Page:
ESPN has grown into the biggest force in sports broadcasting. But John Ourand, a reporter with the Sports Business Journal, says other networks, the various sports leagues, and even advertisers believe that ESPN, in fact, does more harm than good.
BOB GARFIELD: When ESPN launched in 1979, it offered a patchwork of programs like Australian Rules Football and tape-delayed college sports. Now, ESPN has billion-dollar contracts with major sports leagues to air their games. In fact, it's the 800-pound gorilla in sports media.
But, success breeds critics, and ESPN has quite a few, ranging from league executives to ad agencies, to competing TV networks. Now they've compiled their complaints in a PowerPoint presentation which has found its way all over the place, including the desk of John Ourand, a reporter at The Sports Business Journal.
Ourand says the big takeaway of the presentation is that when sporting events move from broadcast networks to ESPN, their ratings take a dive. JOHN OURAND: So the PowerPoint presentation is really a note to the leagues saying, why are you going into bed with ESPN; you should be with us because we provide more viewers and we get better ratings.
ESPN's side of the coin is that that's a - you know, almost a 1990s way of looking at things. And in 2008, if you're really just taking a look at a health of a league or a health of a network through a three-hour window, you're missing the point because if you do a deal with ESPN, you also get coverage in ESPN.com, you get coverage in ESPN, the Magazine, you can get on ESPN Radio. BOB GARFIELD: Not to mention feeds of highlights of your games on ESPN Mobile. JOHN OURAND: Exactly. NFL is a good case study of this. ESPN got Monday Night Football, and the ratings for Monday Night Football have been dropping. However, if you add up all the viewers across all their platforms across all their hours that they devote to NFL coverage, ESPN says it would dwarf what anybody else brings. BOB GARFIELD: One interesting complaint is the swirling conflicts of interest between ESPN, the partner with a sports league – let's just say the NFL – and ESPN the news network, which covers the sport, warts and all. JOHN OURAND: This is where ESPN finds itself in a no-win situation. They get constantly criticized by the blogs, by viewers, for going too soft on certain leagues because they're partners with them. And meanwhile, on the other side, they get consistent complaints from the leagues that they are being too hard on them.
Internally, ESPN has a very distinct line between the newsgathering operation and the actual people that manage their relationships with the leagues. Outside of ESPN it's harder to tell.
For instance, at CBS, 60 Minutes can do a hard-hitting piece on the NFL, and the NFL, they might not like it, but they know to complain to CBS News and not CBS Sports.
At ESPN, it's all just ESPN. And to add to the problem, ESPN has spent the past year or so poaching some of the best reporters in the business from various newspapers and magazines, and those reporters oftentimes report stories that the leagues just really don't like. BOB GARFIELD: I actually want to talk about not ESPN but the leagues themselves. Some sports are actively trying to dictate the terms of coverage. Can you give me some examples? JOHN OURAND: Well, online, for example, the NFL only allows each website to use 45 seconds of coverage. Major league baseball, I think they went up to like a minute and a half. This is the big issue.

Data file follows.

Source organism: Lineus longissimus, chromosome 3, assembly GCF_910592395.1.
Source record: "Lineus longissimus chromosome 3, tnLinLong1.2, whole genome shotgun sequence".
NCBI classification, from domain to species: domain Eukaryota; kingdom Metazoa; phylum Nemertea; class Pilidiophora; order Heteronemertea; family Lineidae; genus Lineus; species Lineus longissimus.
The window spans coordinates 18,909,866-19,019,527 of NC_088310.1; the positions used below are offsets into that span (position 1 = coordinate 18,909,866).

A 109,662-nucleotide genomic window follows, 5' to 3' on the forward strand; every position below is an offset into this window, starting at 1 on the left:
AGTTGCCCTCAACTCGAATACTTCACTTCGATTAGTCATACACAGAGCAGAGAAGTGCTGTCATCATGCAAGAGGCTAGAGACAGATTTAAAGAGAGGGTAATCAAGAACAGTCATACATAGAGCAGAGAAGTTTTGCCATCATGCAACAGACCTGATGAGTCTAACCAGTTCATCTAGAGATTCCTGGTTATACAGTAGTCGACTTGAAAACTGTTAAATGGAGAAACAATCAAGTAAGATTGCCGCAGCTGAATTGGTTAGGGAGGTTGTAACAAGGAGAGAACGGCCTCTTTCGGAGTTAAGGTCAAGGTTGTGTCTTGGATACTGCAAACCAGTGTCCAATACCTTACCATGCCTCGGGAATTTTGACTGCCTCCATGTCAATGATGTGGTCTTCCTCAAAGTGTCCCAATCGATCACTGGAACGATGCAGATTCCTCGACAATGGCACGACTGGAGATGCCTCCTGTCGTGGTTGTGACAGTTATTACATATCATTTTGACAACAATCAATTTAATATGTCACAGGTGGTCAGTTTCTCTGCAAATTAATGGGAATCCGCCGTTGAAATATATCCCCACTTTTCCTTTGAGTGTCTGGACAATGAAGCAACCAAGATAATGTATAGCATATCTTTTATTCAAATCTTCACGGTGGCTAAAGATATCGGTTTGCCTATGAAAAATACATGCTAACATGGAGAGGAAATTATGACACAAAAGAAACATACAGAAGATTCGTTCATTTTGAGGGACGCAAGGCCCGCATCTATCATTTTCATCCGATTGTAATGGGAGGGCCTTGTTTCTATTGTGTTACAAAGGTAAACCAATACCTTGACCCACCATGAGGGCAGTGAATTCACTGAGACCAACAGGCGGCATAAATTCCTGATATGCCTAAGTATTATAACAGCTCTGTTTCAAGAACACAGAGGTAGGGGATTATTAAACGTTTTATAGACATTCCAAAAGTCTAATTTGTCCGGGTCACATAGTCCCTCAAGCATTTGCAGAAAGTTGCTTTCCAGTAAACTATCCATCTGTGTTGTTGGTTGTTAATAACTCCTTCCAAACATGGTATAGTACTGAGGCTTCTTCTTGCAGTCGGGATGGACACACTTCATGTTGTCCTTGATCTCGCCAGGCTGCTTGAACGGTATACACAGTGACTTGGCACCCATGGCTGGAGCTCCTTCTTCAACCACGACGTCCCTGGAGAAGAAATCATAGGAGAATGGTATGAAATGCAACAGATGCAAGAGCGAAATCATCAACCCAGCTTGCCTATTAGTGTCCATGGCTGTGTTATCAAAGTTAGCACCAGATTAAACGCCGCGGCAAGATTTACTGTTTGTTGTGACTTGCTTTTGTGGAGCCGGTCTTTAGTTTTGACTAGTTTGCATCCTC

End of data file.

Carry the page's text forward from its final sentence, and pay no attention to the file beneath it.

Baseball in January is getting ready to launch its own network where they're going to be news gathering, they're going to be doing games. The NFL has its NFL Network. And by launching their own networks and by launching their own websites, these sports leagues are becoming media companies in their own rights.
And by becoming media companies and owning the content, they're being much more judicious about who can use that content. And we're really seeing a sea change in terms of how the community newspaper or the local newspaper and the local radio station is able to get in and cover these sports and these teams. BOB GARFIELD: Well, this brings us tidily back to ESPN, because as the NFL and major league baseball develop these networks of their own, don't they ultimately jeopardize the ESPN, the 800-pound gorilla, [LAUGHS] and potentially make him irrelevant? JOHN OURAND: Yes and no. ESPN pays the NFL 1.1 billion dollars a year. The NFL doesn't want to let go of that revenue. If they were to take the games that are on ESPN and put them on the NFL Network, there's no way they would be able to bring in enough in terms of ad revenue or license fees from cable operators that would equate to that 1.1 billion dollars that ESPN pays.
On the other side of the coin, you do have something like the Baseball Channel. There's a ton of baseball games out there, many more than the NFL. And I believe that you're going to see increasing amounts of baseball games move to the Major League Baseball Channel.
But ESPN is trying to guard against that happening, and they're doing deals, such as a deal that they did with the Arena Football League. They own part of the Arena Football League so they have product, if all these major sports goes away, that they own and they own alone. BOB GARFIELD: And if a star in the Arena Football League – if there is such a thing - JOHN OURAND: [LAUGHS] BOB GARFIELD: - should get caught committing a felony, how tough do you expect the coverage to be on SportsCenter that night?
JOHN OURAND: I have zero doubt that they would be very tough on them in SportsCenter. And I know that the news division of ESPN causes a lot of headaches for the other side, the corporate part of ESPN. BOB GARFIELD: Okay, John. Thank you so much. JOHN OURAND: Great. Thank you. BOB GARFIELD: John Ourand is a reporter for The Sports Business Journal.